ABG average (dB) 3.8 ± 2.3 26.8 ± 11.3* 21.2 ± 10.7* 0.000†
ABG at 500 Hz (dB) 8.0 ± 9.2 34.8 ± 16.8* 27.2 ± 15.4* 0.000†
VEMP
p13 latency (ms) 18.4 ± 2.9 21.9 ± 5.6* 19.6 ± 5.2 0.030†
n23 latency (ms) 27.44 ± 3.2 27.7 ± 5.8 27.4 ± 5.6 0.302
VAR (%) 19.30 ± 4.56 36.5 ± 17.8* 30.8 ± 17.2* 0.042†
ABG, air–bone gap; AC, air conduction; BC, bone conduction; COM, chronic otitis media; VAR, VEMP asymmetric ratio; VEMP, vestibular
evoked myogenic potential.
*Difference from normative data of normal controls with p < 0.05; †p < 0.05.

perforation were placed into the large-sized group. (10 tympanomastoidectomies). In the normal mucosa
The small-to-moderate-sized perforation group group, the interamplitude was 24.1 ± 5.9 mV, which
included 22 patients (16 tympanoplasties and 6 tym- significantly increased to 31.6 ± 6.7 mV after the paper
panomastoidectomies) and the large-sized group patching procedure; therefore, VAR significantly
included 28 patients (7 tympanoplasties and 21 tym- decreased from the values of 28.8 ± 4.6% to 19.1 ±
panomastoidectomies). No VEMP parameters showed 5.9% after paper patching (p < 0.05). In the moderate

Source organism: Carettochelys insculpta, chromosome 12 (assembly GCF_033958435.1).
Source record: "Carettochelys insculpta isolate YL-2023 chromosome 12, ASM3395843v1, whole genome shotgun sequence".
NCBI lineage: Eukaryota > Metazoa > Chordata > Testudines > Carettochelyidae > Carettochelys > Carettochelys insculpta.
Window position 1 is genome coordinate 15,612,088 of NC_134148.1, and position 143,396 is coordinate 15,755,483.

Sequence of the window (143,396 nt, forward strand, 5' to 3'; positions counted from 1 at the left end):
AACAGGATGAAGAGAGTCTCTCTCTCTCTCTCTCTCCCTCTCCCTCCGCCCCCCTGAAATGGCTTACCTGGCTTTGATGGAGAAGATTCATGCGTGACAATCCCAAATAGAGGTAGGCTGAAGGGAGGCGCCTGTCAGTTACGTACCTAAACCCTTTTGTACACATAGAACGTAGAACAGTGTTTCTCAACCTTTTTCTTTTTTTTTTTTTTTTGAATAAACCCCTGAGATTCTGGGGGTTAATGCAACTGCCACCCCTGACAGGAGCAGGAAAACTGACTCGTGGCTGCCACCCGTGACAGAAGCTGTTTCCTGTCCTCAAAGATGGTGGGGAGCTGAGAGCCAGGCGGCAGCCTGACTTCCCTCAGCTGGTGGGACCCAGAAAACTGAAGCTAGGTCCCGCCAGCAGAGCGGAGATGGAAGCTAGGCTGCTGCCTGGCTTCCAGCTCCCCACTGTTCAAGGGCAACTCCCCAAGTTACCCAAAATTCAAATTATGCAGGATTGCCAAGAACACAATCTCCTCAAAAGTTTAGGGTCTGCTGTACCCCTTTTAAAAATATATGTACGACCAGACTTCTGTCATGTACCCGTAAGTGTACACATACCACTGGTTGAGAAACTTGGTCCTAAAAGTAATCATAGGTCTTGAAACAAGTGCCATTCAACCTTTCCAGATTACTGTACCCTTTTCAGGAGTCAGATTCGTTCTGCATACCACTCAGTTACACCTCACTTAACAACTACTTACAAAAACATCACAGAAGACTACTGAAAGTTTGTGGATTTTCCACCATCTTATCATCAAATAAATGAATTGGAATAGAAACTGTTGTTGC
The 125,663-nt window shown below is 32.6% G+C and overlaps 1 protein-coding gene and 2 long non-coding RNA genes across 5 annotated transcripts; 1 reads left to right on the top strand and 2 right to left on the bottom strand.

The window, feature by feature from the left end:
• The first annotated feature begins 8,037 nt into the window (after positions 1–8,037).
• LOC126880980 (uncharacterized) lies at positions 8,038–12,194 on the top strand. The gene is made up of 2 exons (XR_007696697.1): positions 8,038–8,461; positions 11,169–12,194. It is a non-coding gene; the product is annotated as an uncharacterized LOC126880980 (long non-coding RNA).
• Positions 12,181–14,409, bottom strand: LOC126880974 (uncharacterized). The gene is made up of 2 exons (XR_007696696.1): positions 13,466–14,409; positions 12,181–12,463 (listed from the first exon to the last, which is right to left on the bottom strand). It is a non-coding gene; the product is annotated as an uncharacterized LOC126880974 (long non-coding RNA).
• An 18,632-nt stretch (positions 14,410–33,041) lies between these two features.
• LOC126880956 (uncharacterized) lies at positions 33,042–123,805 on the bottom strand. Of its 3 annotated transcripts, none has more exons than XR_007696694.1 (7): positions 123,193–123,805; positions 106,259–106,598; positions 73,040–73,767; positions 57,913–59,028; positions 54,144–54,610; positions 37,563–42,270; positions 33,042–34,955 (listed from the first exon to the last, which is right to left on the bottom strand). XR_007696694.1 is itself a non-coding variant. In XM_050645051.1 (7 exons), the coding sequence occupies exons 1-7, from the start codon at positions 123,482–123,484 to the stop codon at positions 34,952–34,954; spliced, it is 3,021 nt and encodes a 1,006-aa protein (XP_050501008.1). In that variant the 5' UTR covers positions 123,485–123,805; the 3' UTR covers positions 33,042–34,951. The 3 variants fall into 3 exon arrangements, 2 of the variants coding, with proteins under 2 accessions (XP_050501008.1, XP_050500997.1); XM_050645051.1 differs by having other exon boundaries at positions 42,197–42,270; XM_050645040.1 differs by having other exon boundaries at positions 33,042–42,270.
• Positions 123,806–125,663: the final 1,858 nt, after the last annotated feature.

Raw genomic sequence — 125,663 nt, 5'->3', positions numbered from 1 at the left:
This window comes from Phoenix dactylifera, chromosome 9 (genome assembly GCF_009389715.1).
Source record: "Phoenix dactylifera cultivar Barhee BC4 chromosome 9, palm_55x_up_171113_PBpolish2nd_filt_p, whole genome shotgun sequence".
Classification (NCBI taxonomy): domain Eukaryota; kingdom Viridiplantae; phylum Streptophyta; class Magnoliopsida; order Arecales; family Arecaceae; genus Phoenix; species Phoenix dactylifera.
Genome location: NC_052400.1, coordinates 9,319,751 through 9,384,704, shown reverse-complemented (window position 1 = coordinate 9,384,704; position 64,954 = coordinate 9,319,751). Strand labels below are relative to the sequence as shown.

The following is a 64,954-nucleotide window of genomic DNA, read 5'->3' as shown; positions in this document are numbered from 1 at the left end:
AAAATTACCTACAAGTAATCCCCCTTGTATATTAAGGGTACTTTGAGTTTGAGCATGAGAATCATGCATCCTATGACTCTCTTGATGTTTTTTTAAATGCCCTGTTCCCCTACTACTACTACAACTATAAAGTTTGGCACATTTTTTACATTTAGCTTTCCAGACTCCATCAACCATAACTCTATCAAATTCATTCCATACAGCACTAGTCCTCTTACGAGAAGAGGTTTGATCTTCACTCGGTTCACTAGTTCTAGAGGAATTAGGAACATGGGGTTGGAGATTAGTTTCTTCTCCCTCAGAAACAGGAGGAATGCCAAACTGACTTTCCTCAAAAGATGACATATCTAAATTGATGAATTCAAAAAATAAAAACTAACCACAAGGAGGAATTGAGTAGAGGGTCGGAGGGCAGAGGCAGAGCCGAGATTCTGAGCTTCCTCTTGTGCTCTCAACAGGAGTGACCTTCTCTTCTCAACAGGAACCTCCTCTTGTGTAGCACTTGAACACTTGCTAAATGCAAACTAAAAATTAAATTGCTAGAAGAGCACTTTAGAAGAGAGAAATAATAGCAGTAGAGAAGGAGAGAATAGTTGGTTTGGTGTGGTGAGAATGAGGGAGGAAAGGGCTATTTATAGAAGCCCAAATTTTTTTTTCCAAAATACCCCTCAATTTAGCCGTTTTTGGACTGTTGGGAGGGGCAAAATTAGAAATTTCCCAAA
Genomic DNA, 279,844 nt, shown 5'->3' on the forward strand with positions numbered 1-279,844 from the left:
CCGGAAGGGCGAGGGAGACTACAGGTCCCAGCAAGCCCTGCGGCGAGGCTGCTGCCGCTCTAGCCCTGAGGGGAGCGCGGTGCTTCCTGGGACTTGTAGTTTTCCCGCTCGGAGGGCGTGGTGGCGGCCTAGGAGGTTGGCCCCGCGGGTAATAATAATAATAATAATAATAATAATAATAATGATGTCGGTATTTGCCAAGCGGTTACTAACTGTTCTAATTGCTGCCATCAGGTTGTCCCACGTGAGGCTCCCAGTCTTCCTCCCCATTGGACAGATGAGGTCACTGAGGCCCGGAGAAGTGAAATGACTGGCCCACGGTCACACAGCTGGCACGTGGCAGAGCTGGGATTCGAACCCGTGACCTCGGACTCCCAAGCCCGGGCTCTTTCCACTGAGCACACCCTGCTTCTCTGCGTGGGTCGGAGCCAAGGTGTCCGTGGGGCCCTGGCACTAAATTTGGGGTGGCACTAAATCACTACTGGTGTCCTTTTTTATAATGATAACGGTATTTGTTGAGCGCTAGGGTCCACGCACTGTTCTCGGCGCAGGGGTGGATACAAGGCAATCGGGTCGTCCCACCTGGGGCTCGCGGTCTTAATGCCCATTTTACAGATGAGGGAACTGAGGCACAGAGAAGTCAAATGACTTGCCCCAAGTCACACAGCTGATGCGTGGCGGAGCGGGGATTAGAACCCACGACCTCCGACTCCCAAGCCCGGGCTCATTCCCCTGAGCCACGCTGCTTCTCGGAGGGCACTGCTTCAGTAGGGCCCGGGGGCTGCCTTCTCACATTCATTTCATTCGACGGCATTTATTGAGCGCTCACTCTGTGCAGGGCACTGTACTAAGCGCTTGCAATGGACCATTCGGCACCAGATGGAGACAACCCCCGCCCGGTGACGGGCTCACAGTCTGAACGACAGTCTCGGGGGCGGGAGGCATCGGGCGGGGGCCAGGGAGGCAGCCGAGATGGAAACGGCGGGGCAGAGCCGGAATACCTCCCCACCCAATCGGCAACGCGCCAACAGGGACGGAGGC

any significant change after paper patching in the small- granulation or severe granulation group, no VEMP
to-moderate-sized perforation group. However, in the parameters changed significantly (Table III).
patients with large-sized perforations, the p13 latency
significantly decreased (Table II).

Effect of the ossicular chain status


Effect of middle ear mucosa status
During ear surgery, we checked ossicular chain status
We divided our participants into three additional by assessing the mobility of the malleoincudal, incu-
groups according to their intraoperative middle ear dostapedial (MI, IS) joint with slight tapping pressure
mucosa status. We were concerned about the middle on the malleus handle. We defined intact MI, IS joint
ear mucosal status in the middle ear cavity after mobility as an intact ossicular chain, and the absence
tympanomeatal flap elevation, and therefore placed or destruction of the ossicle was defined as ossicular
patients with nearly absent normal middle ear mucosa discontinuity. The intact ossicular chain group com-
into the severe pathologic mucosal group. If patients prised 22 patients (17 tympanoplasties and 5 tympa-
had mucosa with edematous changes in some part of nomastoidectomies) and the ossicular discontinuity
the tympanic cavity (less than half of the total area of group comprised 28 patients (6 tympanoplasties and
cavity), those patients were divided into the moderate 22 tympanomastoidectomies). In the intact ossicular
pathologic changes mucosal group; patients with no chain group, the p13 latency was initially 21.3 ±
granulation tissue were classified as being in the clean 6.1 ms, and it significantly decreased to 17.3 ±
mucosa group. The normal mucosa group comprised 5.6 ms after the paper patch procedure. The
20 patients (16 tympanoplasties and 4 tympanomas- n23 latency and VAR represented a nonsignificant
toidectomies), the moderate pathologic changes difference from the values obtained after paper patch-
mucosal group comprised 20 patients (7 tympanoplas- ing (p > 0.05). However, in the ossicle discontinuity